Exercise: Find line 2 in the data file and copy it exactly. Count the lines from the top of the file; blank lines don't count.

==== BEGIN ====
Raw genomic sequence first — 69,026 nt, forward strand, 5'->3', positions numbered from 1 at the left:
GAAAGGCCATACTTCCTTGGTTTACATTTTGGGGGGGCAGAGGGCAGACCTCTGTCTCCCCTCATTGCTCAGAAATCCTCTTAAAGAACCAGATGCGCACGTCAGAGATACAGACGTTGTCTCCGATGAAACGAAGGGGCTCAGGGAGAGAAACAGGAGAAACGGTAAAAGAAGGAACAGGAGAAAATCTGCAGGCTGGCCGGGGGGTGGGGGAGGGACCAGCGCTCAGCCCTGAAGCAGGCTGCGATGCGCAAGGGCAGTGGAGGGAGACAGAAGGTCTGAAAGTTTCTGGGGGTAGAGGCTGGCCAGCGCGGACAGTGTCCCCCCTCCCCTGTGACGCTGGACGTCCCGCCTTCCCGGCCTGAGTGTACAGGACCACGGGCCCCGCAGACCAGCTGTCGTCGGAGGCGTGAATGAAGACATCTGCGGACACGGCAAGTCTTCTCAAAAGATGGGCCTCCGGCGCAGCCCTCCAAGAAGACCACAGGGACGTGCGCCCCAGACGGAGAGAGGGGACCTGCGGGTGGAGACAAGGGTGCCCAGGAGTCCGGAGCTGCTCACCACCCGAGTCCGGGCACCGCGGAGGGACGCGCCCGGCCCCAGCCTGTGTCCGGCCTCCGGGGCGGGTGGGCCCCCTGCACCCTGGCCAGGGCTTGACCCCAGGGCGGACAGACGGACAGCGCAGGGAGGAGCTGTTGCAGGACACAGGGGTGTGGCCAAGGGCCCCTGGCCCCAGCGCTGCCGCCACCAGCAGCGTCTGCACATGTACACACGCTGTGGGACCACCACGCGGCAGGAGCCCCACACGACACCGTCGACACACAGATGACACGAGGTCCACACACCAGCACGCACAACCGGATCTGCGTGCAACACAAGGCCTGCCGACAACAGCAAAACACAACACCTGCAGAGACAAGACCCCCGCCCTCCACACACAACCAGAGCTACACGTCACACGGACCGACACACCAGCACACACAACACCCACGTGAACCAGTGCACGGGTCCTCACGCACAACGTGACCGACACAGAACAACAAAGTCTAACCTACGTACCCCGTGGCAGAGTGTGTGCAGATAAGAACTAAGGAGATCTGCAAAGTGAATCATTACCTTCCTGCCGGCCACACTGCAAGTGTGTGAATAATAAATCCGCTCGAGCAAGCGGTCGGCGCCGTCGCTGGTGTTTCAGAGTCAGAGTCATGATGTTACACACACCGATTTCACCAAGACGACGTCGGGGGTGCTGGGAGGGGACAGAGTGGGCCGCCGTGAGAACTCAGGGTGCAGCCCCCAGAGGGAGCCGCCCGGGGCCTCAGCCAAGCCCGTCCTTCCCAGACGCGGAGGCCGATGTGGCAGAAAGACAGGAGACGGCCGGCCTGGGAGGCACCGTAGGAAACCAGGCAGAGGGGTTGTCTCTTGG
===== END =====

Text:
GAAAGGCCATACTTCCTTGGTTTACATTTTGGGGGGGCAGAGGGCAGACCTCTGTCTCCCCTCATTGCTCAGAAATCCTCTTAAAGAACCAGATGCGCACGTCAGAGATACAGACGTTGTCTCCGATGAAACGAAGGGGCTCAGGGAGAGAAACAGGAGAAACGGTAAAAGAAGGAACAGGAGAAAATCTGCAGGCTGGCCGGGGGGTGGGGGAGGGACCAGCGCTCAGCCCTGAAGCAGGCTGCGATGCGCAAGGGCAGTGGAGGGAGACAGAAGGTCTGAAAGTTTCTGGGGGTAGAGGCTGGCCAGCGCGGACAGTGTCCCCCCTCCCCTGTGACGCTGGACGTCCCGCCTTCCCGGCCTGAGTGTACAGGACCACGGGCCCCGCAGACCAGCTGTCGTCGGAGGCGTGAATGAAGACATCTGCGGACACGGCAAGTCTTCTCAAAAGATGGGCCTCCGGCGCAGCCCTCCAAGAAGACCACAGGGACGTGCGCCCCAGACGGAGAGAGGGGACCTGCGGGTGGAGACAAGGGTGCCCAGGAGTCCGGAGCTGCTCACCACCCGAGTCCGGGCACCGCGGAGGGACGCGCCCGGCCCCAGCCTGTGTCCGGCCTCCGGGGCGGGTGGGCCCCCTGCACCCTGGCCAGGGCTTGACCCCAGGGCGGACAGACGGACAGCGCAGGGAGGAGCTGTTGCAGGACACAGGGGTGTGGCCAAGGGCCCCTGGCCCCAGCGCTGCCGCCACCAGCAGCGTCTGCACATGTACACACGCTGTGGGACCACCACGCGGCAGGAGCCCCACACGACACCGTCGACACACAGATGACACGAGGTCCACACACCAGCACGCACAACCGGATCTGCGTGCAACACAAGGCCTGCCGACAACAGCAAAACACAACACCTGCAGAGACAAGACCCCCGCCCTCCACACACAACCAGAGCTACACGTCACACGGACCGACACACCAGCACACACAACACCCACGTGAACCAGTGCACGGGTCCTCACGCACAACGTGACCGACACAGAACAACAAAGTCTAACCTACGTACCCCGTGGCAGAGTGTGTGCAGATAAGAACTAAGGAGATCTGCAAAGTGAATCATTACCTTCCTGCCGGCCACACTGCAAGTGTGTGAATAATAAATCCGCTCGAGCAAGCGGTCGGCGCCGTCGCTGGTGTTTCAGAGTCAGAGTCATGATGTTACACACACCGATTTCACCAAGACGACGTCGGGGGTGCTGGGAGGGGACAGAGTGGGCCGCCGTGAGAACTCAGGGTGCAGCCCCCAGAGGGAGCCGCCCGGGGCCTCAGCCAAGCCCGTCCTTCCCAGACGCGGAGGCCGATGTGGCAGAAAGACAGGAGACGGCCGGCCTGGGAGGCACCGTAGGAAACCAGGCAGAGGGGTTGTCTCTTGG